Give us today the food we need, and forgive us our sins, as we have forgiven those who sin against us. And don’t let us yield to temptation, but rescue us from the evil one. Matthew 6:11-13
There is a difference between acceptance and forgiveness. You may accept many things about your spouse that you do not particularly like, such as a habit that you find annoying. In fact, such acceptance is necessary in healthy marriages. But wrong, unfair, or unjust treatment—which the Bible calls sin—cannot be accepted. Sin needs to be forgiven.
When a spouse continues to persist in sinning, the relationship will be strained. Ideally the wrongdoer will confess his or her failures and request forgiveness.
That’s the biblical model. When we choose to forgive someone, we are saying, “I will no longer hold this sin against you. I will respond to you as though it had not happened. I will continue working with you on our relationship. I love you.”
But what are we to do when our spouse does not confess wrongdoing and, in fact, persists in sinful behavior? We are to release the person to God, along with our anger. Then we are free to return good for evil and thus have a positive influence on our spouse.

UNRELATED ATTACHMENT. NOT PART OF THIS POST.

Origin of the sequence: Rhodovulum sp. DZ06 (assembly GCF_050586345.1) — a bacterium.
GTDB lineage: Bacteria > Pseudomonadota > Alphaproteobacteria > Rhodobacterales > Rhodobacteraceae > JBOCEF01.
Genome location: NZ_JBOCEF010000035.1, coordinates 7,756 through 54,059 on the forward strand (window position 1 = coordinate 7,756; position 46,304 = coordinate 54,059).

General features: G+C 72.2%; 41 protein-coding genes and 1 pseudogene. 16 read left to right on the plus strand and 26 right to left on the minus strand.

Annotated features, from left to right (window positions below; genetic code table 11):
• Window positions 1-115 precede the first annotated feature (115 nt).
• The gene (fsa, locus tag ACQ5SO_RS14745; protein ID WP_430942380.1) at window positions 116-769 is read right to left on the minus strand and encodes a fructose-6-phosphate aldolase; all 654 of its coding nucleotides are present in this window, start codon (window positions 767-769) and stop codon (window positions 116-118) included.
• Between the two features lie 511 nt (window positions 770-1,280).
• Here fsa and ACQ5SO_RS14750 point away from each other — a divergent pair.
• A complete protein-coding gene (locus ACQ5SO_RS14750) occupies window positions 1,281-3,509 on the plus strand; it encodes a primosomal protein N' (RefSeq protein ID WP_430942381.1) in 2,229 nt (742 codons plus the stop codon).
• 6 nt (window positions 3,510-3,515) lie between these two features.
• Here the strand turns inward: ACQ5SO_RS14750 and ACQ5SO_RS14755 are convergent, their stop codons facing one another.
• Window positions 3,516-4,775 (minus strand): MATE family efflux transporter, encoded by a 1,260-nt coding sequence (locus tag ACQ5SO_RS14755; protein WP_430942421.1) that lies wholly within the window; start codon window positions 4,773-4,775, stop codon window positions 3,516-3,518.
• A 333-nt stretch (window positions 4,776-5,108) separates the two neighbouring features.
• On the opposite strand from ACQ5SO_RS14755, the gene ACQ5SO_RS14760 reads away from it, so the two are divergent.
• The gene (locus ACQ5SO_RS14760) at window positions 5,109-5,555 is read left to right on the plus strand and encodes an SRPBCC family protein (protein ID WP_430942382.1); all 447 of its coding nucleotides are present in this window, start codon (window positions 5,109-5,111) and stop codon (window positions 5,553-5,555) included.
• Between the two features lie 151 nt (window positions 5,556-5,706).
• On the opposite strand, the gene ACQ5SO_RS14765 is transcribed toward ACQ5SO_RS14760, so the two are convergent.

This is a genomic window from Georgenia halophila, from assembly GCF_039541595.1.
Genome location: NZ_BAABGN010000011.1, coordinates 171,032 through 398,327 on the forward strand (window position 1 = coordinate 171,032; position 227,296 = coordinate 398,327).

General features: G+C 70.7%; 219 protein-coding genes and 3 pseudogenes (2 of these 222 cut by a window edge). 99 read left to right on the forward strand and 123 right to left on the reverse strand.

The challenge of Scripture is to forgive one another as God forgives us. Jesus stated this plainly when he taught his disciples what we know as the Lord’s Prayer.
The concept is echoed other times, including in Ephesians 4, where Paul tells his listeners to “be kind to each other, tenderhearted, forgiving one another, just as God through Christ has forgiven you” (Ephesians 4:32). Our goal is clear, but we may need to learn how to get there.
Father, I can’t thank you enough for your glorious forgiveness through Christ. It’s an amazing gift. Since you have done this wonderful thing for me, I know that I, too, need to forgive those who sin against me. Please help me as I strive to be better at forgiving my spouse when I need to. Thank you.